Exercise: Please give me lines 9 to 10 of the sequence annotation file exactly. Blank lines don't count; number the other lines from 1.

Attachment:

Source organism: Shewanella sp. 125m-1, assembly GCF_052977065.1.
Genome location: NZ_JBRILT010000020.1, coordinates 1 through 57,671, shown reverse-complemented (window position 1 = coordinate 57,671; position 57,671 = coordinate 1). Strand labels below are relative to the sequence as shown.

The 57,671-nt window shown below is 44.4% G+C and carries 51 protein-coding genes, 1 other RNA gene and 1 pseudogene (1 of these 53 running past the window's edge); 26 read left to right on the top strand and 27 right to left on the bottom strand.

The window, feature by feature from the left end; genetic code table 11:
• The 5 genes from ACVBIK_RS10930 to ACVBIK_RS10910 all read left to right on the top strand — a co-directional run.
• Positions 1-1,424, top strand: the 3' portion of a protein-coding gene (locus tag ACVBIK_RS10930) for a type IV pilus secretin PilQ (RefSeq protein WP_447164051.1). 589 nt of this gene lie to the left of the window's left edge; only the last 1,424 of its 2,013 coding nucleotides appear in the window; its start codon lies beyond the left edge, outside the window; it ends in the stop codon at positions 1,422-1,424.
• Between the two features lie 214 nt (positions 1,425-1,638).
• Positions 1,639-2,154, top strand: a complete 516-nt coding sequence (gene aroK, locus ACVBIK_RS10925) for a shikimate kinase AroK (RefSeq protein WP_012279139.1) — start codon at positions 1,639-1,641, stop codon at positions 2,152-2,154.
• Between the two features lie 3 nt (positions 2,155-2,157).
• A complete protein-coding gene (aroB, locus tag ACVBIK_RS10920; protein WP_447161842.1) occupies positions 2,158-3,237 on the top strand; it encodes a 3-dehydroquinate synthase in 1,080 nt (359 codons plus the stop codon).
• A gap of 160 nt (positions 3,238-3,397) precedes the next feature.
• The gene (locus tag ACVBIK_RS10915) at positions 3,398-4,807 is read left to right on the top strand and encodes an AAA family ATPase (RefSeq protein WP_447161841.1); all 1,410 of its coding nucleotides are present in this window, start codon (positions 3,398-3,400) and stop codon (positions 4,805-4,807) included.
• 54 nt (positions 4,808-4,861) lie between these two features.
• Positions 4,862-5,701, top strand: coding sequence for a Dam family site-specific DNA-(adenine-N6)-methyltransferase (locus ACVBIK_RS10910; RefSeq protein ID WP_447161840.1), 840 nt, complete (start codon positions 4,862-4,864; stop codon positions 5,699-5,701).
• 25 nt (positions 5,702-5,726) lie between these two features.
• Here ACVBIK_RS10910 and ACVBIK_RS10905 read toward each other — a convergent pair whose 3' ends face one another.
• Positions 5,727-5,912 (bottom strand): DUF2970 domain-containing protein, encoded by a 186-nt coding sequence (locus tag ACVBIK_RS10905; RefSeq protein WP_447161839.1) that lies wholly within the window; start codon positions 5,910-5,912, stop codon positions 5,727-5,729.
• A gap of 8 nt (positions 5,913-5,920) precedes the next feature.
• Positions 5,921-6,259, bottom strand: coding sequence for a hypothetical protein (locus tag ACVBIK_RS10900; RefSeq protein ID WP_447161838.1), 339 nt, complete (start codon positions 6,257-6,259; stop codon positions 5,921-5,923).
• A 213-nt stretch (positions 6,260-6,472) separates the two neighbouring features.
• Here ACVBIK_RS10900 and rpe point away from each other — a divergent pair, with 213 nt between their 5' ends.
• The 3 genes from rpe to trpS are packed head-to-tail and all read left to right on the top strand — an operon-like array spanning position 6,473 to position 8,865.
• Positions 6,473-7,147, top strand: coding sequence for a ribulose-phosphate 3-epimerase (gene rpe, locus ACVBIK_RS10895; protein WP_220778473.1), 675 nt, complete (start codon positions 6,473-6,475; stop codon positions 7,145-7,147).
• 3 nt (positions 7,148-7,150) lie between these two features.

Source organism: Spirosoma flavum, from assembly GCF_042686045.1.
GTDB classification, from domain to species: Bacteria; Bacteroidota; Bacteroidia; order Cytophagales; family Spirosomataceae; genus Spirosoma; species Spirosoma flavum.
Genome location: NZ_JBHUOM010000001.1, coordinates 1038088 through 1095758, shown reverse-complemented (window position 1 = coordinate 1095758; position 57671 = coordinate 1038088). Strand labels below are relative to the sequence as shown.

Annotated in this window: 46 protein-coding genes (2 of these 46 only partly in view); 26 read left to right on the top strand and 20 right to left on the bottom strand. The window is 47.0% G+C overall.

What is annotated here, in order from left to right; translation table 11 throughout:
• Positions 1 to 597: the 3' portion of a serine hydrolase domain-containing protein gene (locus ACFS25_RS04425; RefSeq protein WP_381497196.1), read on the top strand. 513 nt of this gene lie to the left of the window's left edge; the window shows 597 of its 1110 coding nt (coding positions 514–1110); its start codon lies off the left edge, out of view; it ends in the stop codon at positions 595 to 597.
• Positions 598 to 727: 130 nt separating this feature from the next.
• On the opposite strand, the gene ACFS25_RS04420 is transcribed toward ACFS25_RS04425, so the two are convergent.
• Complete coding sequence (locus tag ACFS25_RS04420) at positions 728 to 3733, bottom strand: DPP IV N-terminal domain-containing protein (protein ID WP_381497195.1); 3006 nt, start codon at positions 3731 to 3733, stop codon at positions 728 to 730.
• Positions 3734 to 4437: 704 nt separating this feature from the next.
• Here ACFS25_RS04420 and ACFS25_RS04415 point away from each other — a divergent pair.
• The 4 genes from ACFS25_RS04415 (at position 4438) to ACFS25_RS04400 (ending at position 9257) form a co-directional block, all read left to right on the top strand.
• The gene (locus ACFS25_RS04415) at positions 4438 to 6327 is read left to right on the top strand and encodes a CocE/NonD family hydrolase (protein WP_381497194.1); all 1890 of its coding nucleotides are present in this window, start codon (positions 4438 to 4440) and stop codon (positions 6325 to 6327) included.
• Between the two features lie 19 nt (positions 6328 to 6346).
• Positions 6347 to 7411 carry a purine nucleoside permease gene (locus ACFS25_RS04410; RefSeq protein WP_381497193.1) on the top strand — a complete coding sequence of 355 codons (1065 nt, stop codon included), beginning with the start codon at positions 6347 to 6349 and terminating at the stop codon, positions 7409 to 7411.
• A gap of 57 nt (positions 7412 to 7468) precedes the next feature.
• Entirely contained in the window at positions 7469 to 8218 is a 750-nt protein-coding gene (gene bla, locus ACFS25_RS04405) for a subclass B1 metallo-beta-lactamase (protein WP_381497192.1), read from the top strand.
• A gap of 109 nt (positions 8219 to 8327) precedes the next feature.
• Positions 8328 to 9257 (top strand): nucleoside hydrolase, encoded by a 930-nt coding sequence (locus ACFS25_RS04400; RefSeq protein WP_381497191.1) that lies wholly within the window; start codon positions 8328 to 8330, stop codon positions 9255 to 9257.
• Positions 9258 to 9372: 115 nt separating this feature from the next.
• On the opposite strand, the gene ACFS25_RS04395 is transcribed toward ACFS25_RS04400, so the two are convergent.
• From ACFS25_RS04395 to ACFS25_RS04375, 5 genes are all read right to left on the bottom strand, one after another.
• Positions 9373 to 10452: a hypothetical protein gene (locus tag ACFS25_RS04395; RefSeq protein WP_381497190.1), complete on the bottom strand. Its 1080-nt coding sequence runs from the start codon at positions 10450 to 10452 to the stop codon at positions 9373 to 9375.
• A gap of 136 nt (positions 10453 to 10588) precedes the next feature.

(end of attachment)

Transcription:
• Between the two features lie 3 nt (positions 2,155-2,157).
• A complete protein-coding gene (aroB, locus tag ACVBIK_RS10920; protein WP_447161842.1) occupies positions 2,158-3,237 on the top strand; it encodes a 3-dehydroquinate synthase in 1,080 nt (359 codons plus the stop codon).